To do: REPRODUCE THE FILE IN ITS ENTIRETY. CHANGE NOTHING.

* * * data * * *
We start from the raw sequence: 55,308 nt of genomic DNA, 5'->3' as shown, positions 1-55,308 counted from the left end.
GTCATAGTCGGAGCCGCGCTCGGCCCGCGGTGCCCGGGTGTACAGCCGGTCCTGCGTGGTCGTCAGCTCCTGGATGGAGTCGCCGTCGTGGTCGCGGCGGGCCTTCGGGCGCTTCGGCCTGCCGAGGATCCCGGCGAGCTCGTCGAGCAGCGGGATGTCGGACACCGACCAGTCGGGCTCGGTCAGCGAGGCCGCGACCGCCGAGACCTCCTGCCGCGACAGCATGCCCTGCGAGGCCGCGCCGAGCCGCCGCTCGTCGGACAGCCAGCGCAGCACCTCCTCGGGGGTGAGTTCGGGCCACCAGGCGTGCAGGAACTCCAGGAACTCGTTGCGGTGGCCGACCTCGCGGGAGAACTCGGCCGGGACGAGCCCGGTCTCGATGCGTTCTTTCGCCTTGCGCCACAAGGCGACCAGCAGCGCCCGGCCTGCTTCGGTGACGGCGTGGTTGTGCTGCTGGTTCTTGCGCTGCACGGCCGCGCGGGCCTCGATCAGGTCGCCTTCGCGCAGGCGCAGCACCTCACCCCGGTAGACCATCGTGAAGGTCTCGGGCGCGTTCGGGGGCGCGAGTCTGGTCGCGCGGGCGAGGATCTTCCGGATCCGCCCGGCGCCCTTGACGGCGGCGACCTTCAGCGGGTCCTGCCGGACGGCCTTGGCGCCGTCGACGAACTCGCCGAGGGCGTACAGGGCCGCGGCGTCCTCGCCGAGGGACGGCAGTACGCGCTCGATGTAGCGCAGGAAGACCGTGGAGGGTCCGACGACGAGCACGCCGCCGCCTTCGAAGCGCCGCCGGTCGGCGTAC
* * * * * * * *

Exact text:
We start from the raw sequence: 55,308 nt of genomic DNA, 5'->3' as shown, positions 1-55,308 counted from the left end.
GTCATAGTCGGAGCCGCGCTCGGCCCGCGGTGCCCGGGTGTACAGCCGGTCCTGCGTGGTCGTCAGCTCCTGGATGGAGTCGCCGTCGTGGTCGCGGCGGGCCTTCGGGCGCTTCGGCCTGCCGAGGATCCCGGCGAGCTCGTCGAGCAGCGGGATGTCGGACACCGACCAGTCGGGCTCGGTCAGCGAGGCCGCGACCGCCGAGACCTCCTGCCGCGACAGCATGCCCTGCGAGGCCGCGCCGAGCCGCCGCTCGTCGGACAGCCAGCGCAGCACCTCCTCGGGGGTGAGTTCGGGCCACCAGGCGTGCAGGAACTCCAGGAACTCGTTGCGGTGGCCGACCTCGCGGGAGAACTCGGCCGGGACGAGCCCGGTCTCGATGCGTTCTTTCGCCTTGCGCCACAAGGCGACCAGCAGCGCCCGGCCTGCTTCGGTGACGGCGTGGTTGTGCTGCTGGTTCTTGCGCTGCACGGCCGCGCGGGCCTCGATCAGGTCGCCTTCGCGCAGGCGCAGCACCTCACCCCGGTAGACCATCGTGAAGGTCTCGGGCGCGTTCGGGGGCGCGAGTCTGGTCGCGCGGGCGAGGATCTTCCGGATCCGCCCGGCGCCCTTGACGGCGGCGACCTTCAGCGGGTCCTGCCGGACGGCCTTGGCGCCGTCGACGAACTCGCCGAGGGCGTACAGGGCCGCGGCGTCCTCGCCGAGGGACGGCAGTACGCGCTCGATGTAGCGCAGGAAGACCGTGGAGGGTCCGACGACGAGCACGCCGCCGCCTTCGAAGCGCCGCCGGTCGGCGTAC